(excerpt from my essay, “And Only One Was a Full Grown Man”)
At 6 o’clock in 1973, Black Larry’s voice, tainted by an opiate drawl, cut through a quiet summer morning: “Floyd! Floyyyyyd! Floyd!” Larry was standing in the driveway between my house and Floyd’s, right underneath my bedroom window. Bobby’s whining holler woke me up.
“Floyd! Floyyyd! Wake up man. Play some of that Marvin Gaye. Play that Marvin Gaye, man.” Floyd had a loud stereo that he build himself. He was the genius of the block.
Next thing I heard was the twang-twang-wah-wah sounding guitar, then the drum…
your daddy dead on the railroad track
your momma on another track
your sisters and brothers split but not broken
jitterbug in a zoot suit
your head bad
touting private bedroom things to strangers needing stranger things
and get high
full cocked strong
Smalls the Baby Grand the Apollo
Johnny Hodges spinning Daydream
Hamp vibed Flying Home
a cat leaped that Second Balcony Jump
You an itinerant purveyor of marijuana riding the rails like those jazz men you followed from city to city
May 28, 2011, Harlem, NY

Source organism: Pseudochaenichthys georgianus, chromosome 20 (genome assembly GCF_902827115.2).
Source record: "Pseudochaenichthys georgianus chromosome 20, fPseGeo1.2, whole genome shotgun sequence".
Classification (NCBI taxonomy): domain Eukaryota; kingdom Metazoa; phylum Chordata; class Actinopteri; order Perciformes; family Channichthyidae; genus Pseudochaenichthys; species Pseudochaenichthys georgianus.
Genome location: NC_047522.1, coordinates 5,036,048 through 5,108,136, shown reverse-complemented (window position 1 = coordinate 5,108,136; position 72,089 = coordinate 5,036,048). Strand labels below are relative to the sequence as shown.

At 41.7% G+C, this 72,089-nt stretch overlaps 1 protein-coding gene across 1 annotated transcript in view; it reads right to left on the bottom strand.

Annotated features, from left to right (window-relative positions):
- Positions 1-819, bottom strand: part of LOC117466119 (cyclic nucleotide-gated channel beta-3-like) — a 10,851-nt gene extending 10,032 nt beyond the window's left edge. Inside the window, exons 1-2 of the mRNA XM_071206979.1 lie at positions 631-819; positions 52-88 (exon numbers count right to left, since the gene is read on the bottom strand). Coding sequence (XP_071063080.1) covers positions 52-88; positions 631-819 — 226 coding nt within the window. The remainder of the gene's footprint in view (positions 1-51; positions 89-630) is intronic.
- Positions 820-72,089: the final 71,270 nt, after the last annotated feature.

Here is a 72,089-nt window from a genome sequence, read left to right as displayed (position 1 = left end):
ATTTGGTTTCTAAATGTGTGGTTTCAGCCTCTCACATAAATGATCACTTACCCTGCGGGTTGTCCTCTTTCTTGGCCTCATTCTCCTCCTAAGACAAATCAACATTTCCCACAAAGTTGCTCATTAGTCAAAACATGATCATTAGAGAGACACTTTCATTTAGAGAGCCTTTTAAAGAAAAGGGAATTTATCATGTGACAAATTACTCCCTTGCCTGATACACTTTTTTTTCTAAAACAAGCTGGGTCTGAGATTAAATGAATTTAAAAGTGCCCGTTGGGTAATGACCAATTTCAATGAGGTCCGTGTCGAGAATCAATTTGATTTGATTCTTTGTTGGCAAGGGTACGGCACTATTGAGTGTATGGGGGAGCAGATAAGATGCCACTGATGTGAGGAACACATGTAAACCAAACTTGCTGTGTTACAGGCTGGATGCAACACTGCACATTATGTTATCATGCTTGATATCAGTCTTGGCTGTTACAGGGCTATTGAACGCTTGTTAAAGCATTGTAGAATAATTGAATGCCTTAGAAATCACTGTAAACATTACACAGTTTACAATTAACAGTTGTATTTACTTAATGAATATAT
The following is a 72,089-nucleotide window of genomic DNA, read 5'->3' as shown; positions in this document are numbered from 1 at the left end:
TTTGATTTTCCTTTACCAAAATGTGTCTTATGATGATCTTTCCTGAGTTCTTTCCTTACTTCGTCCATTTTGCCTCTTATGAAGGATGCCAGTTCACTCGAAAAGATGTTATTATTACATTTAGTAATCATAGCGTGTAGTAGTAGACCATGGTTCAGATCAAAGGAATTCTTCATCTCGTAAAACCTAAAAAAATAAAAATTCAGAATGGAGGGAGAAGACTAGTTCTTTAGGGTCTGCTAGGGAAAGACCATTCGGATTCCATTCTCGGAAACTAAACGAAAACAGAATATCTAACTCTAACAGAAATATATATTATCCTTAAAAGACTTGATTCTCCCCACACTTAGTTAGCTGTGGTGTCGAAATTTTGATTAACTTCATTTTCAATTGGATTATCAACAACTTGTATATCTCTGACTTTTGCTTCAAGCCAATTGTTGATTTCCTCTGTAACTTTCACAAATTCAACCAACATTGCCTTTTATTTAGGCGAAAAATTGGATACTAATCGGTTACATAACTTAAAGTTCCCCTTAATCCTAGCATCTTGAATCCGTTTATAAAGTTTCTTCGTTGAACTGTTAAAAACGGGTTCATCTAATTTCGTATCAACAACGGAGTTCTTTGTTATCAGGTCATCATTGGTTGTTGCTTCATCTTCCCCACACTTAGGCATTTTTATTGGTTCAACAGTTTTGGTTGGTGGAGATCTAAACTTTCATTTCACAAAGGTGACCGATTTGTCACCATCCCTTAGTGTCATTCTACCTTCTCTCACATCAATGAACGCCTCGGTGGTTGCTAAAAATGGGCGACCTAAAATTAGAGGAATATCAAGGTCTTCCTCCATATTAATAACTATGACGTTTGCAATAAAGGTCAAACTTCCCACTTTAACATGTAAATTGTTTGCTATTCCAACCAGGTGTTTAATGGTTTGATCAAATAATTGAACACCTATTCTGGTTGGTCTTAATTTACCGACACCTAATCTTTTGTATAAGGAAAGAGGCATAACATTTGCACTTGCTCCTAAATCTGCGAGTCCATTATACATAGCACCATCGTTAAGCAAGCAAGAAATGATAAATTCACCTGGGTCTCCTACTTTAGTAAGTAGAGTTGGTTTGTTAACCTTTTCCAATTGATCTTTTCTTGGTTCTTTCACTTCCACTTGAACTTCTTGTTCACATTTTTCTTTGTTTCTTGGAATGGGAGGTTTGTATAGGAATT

My ex-husband, Butch Lewis, is the kind of Black man who should be rich and famous. He’s a charmer. Good-looking. Knowledgeable. Has the capacity to talk much bedazzling sense in the Queen’s English and in some gutbucket, raw, funky blues stuff presented with poetical, streetified, Ebonics-laden eloquence. In another life, he will be a well-heeled preacher with a flock of adoring women, who he “knows” in the biblical sense; or he’ll be a prominent poet-musician that changes the way things are done, altering mindsets along the way. Like Gil Scott-Heron.
Butch is my authority on…
The Get Lit Book Club, on Alison Stewart’s WNYC program, “All of It,” featured Jonathan Lethem’s novel, Motherless Brooklyn, which was made into a film of the same name. It was shot partially on location at St. Nick’s Pub, in Harlem. During the filming, the Pub burned down and a firefighter lost his life.
This piece originally appeared in the Amsterdam News, in 2018.
I first stepped foot in St. Nick’s Pub in the late 1990s. Never knew who you might see sitting at the bar kicking back rum after rum, pouring libations on the floor to the ancestors. …
When I heard that Nina Simone would be featured on American Masters: How It Feels To Be Free, executive produced by Alicia Keys, I figured that it’s time for me to create my first Medium post. I wrote this piece after Nina’s memorial in 2003.
When the High Priestess of Soul walked on stage, it was to an ovation of clapping, whistling fans in love with her songs, her voice, her hands on the keys, and the ways she so perfectly embodied the message of the times. I sat between my mother and her lifelong friend, Shirley, mesmerized. …
Karen D. Taylor is an essayist, editor, sometime vocalist, and the founder/executive director of Harlem preservation organization, While We Are Still Here.